Personal Struggles with North Korea

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Recently I went on a binge of reading books about North Korea. The books below are non-fiction, but I want to mention the novel Pachinko by Min Jin Lee. It shows the struggle of Korean people trying to carve out lives for themselves in Japan, both before and after World War II. The Japanese were extremely biased against Koreans. Resident Koreans were very rarely able to get full citizenship. They were caught in a no-man’s-land of citizenship. Even ethnic Koreans born in Japan were not given citizenship.

Without You There Is No Us

By Suki Kim

This author emigrated from South Korea when she was 13 and grew up in New York City. A well-educated professional writer, Kim has written the most literate among these books. She writes about her experience of a job in North Korea teaching English to sons of that country’s elite. While there she was not allowed to leave campus without permission; all her lesson plans had to be approved by a committee of Korean “counterparts;” she was forbidden to discuss politics or anything that implied that life in another country might have benefits her students lacked. She taught for two semesters and loved her students but the environment was so restrictive and depressing, she was relieved to go home to New York.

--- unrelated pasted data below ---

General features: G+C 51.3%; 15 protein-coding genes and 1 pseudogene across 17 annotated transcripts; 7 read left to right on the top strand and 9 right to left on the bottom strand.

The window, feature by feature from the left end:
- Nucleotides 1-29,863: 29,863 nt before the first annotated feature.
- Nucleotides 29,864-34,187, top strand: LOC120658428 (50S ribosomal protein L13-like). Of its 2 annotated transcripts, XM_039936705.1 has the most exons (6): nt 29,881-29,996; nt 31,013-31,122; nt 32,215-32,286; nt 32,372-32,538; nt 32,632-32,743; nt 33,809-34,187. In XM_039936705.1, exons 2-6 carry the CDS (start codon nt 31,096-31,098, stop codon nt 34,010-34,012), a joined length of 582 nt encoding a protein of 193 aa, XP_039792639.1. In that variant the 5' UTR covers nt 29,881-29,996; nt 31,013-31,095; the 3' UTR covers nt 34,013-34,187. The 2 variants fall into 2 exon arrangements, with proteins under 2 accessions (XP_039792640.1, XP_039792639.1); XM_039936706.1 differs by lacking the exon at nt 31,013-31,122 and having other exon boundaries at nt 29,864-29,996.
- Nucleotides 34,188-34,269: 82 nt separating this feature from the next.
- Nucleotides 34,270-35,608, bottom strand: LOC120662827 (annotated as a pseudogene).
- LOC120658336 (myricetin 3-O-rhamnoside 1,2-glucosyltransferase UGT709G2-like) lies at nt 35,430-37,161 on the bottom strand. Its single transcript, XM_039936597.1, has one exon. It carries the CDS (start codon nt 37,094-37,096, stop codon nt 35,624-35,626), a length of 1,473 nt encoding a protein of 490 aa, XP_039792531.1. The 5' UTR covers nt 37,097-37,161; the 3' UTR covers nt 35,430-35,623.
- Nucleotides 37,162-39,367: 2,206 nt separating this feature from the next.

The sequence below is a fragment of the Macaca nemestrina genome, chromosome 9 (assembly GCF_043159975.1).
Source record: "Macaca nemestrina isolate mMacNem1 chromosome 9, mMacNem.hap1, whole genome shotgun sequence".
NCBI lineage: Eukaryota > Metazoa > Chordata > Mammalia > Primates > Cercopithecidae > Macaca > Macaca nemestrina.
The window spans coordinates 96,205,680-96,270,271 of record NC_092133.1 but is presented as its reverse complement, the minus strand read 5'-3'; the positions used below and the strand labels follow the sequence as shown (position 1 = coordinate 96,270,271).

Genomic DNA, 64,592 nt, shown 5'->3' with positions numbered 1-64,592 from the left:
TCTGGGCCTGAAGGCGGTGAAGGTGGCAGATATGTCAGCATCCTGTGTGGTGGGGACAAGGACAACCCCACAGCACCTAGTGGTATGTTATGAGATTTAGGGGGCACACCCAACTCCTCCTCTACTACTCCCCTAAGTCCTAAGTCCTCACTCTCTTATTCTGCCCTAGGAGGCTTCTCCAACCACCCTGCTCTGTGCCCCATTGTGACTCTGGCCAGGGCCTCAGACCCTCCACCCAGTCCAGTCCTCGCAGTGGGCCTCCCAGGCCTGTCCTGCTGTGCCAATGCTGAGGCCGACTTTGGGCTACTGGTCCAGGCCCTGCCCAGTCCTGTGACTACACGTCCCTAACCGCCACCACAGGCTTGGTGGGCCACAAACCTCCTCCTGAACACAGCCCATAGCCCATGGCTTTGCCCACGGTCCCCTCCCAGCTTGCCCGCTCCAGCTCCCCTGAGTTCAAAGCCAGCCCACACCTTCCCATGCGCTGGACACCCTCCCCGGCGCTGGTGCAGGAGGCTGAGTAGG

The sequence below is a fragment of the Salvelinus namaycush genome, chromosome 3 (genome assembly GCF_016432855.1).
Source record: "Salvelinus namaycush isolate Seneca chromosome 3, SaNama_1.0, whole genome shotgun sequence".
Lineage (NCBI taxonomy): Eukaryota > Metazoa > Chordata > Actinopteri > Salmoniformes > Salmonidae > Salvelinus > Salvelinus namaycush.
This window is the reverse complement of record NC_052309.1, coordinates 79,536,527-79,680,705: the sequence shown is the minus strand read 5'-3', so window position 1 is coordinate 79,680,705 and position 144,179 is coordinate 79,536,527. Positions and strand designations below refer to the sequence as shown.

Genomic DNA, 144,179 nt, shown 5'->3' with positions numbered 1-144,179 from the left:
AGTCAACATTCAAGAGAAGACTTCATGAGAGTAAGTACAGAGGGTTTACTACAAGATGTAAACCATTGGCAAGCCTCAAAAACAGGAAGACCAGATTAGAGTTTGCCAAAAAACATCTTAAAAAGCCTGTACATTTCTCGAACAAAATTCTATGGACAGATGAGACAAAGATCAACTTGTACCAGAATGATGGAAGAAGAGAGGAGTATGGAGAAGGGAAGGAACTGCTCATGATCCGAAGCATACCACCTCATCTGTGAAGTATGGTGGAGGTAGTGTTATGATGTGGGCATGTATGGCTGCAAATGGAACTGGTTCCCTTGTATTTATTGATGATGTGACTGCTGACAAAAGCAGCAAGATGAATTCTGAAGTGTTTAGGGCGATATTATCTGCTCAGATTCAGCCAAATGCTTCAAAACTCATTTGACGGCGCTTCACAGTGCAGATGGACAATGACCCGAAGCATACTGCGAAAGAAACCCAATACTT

In Order to Live; A North Korean Girl’s Journey to Freedom 

By Yeonmi Park

After escaping North Korea, the author and her mother fell into a nest of human traffickers in China and went through horrendous experiences before making it out to South Korea. In South Korea refugees who passed the intensive vetting were then put into a facility for educating them in South Korean culture. The whole process took two or three months and then they were sent out to begin new lives with a generous stipend from the South Korean government. This book excels with its description of North Korean culture and the story of a girl who became a world-wide spokesperson for oppressed people.

This is Paradise! My North Korean Childhood 

By Hyok Kang

Excellent portrayal of the government’s harshness, propagandizing, and meddling into the individual lives of its citizens. It is told by an eleven year old boy who watches his schoolmates die off during the famine of the1990s. His family was so imbued with North Korea’s propaganda that they were afraid of leaving North Korea because, in spite of the starvation, they still believed North Korea was superior to other countries.

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